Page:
What is a remote Family Court hearing and how do they work?
Due to the coronavirus pandemic, many Family Court hearings had to move out of their historical buildings to an online world.
Now that all Covid-19 restrictions have been lifted, hearings are gradually moving back into the courtrooms. However, the Family Court continue to recognise the benefits of remote hearings and therefore these continue to be utilised on a daily basis, where appropriate.
Family Senior Paralegal, Charlotte Wait, answers some frequently asked questions about remote hearings.
What is a remote hearing?
A remote hearing is, put simply, a hearing that takes place using technology, rather than inside a court. Participants can attend these virtual hearings in their own homes, via video.
Should all Family Court hearings take place remotely?
There has been a gradual increase in the number of cases heard in court since Covid-19 guidelines have been lifted. The courts are of a view that the circumstances around each case and each court will vary and it would therefore not be appropriate to have a blanket rule as to when a remote hearing is appropriate or not. Most straightforward directions or case management hearings are likely to be appropriate to be heard remotely.
What if I cannot attend remotely?
If you are going to struggle with participating in a remote hearing, due to a lack of internet access, for example, you need to tell the court as soon as possible.
The court will assist you in resolving your problem, where possible. The judge will decide whether the hearing can go ahead or whether it should be adjourned.
If the Family Court arranges a remote hearing and you do not join the hearing, the judge may make decisions about your case without you.
How do I prepare for a remote hearing?
You should find a quiet space in your home where you will not be disturbed or overheard by anyone. Let the people who live with you know that you cannot be interrupted during the hearing.
If you are able to, try and have a plain background behind you such as a blank wall and ensure that the camera shows your face and shoulders. You should also dress as though you are attending the court in person.
It sounds simple, but when facing a hearing, stress levels can run high and you can forget the basics, such as charging your device. Make sure your laptop or phone is fully charged or plugged into a power source to avoid getting cut off during the hearing.
All documents required for the hearing will be contained within the court bundle, which will be provided by your family solicitor via email before the hearing. Please make sure you have this to hand before the hearing starts.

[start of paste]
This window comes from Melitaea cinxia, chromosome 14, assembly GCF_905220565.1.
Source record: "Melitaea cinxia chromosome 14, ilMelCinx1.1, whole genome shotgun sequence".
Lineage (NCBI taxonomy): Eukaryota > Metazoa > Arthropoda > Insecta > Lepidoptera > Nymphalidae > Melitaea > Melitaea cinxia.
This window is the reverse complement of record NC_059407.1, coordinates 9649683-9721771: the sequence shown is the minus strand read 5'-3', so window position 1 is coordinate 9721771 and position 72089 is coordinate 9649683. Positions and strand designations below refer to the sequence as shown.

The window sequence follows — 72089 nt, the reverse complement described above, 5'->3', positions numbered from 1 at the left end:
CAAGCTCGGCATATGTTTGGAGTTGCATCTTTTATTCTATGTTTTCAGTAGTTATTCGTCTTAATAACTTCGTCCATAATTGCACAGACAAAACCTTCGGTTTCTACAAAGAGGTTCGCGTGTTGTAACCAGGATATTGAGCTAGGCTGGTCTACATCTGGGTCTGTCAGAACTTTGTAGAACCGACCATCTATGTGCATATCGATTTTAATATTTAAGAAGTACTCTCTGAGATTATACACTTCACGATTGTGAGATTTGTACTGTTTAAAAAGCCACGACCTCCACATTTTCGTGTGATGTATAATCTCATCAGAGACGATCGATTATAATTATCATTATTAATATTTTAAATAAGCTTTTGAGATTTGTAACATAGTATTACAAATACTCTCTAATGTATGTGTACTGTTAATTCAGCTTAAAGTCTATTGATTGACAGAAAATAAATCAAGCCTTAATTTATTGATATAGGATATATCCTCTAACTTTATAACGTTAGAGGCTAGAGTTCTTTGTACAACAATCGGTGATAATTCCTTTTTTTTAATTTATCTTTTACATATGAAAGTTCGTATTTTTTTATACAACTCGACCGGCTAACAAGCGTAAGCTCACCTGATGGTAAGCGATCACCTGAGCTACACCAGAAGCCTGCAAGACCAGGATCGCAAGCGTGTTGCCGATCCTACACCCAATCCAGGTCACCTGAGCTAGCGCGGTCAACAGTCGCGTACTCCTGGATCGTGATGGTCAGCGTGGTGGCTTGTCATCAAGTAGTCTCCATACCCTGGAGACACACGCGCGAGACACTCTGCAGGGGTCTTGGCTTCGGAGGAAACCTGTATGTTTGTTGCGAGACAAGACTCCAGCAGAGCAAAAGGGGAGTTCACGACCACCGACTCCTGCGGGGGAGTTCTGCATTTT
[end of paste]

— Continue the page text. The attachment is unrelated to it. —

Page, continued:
How are remote hearings different to in-person hearings?
Aside from them being virtual, remote hearings are no different to attended hearings, and so the same rules apply.
You should not eat, smoke or drink anything other than water during the hearing. You are required to follow the court instructions. We also recommend that you mute your microphone during the hearing, unless you are speaking, to ensure that any background noise is blocked out.
How will the Family Court ensure I am kept safe during a hearing?
If you are a victim of domestic abuse, whether alleged or proven, and would like the court to make arrangements for your safety during a hearing, there is specific guidance for this.
The Family Court can provide instructions on how you can blur your background, or use a generic background if the platform being used enables this. They may also allow you to join the hearing with audio only and to leave your camera off.
If you are required to give evidence, the court may request that your camera be turned on, but that the camera of the other party is turned off. If you are represented and the hearing does not require evidence to be given, then the court may excuse your attendance. In this instance, your lawyer will take instructions from you over the phone before the hearing.
How do I access a video hearing?
The court will send you an email with the information you need to access the hearing. You should receive this the week before your hearing. If you are represented, your lawyer will receive the link on your behalf and will forward this to you before the hearing.
Once you receive the email, you should open the link on your chosen device before the hearing to test if it works. On the day of the hearing, simply click the link at the time of your hearing.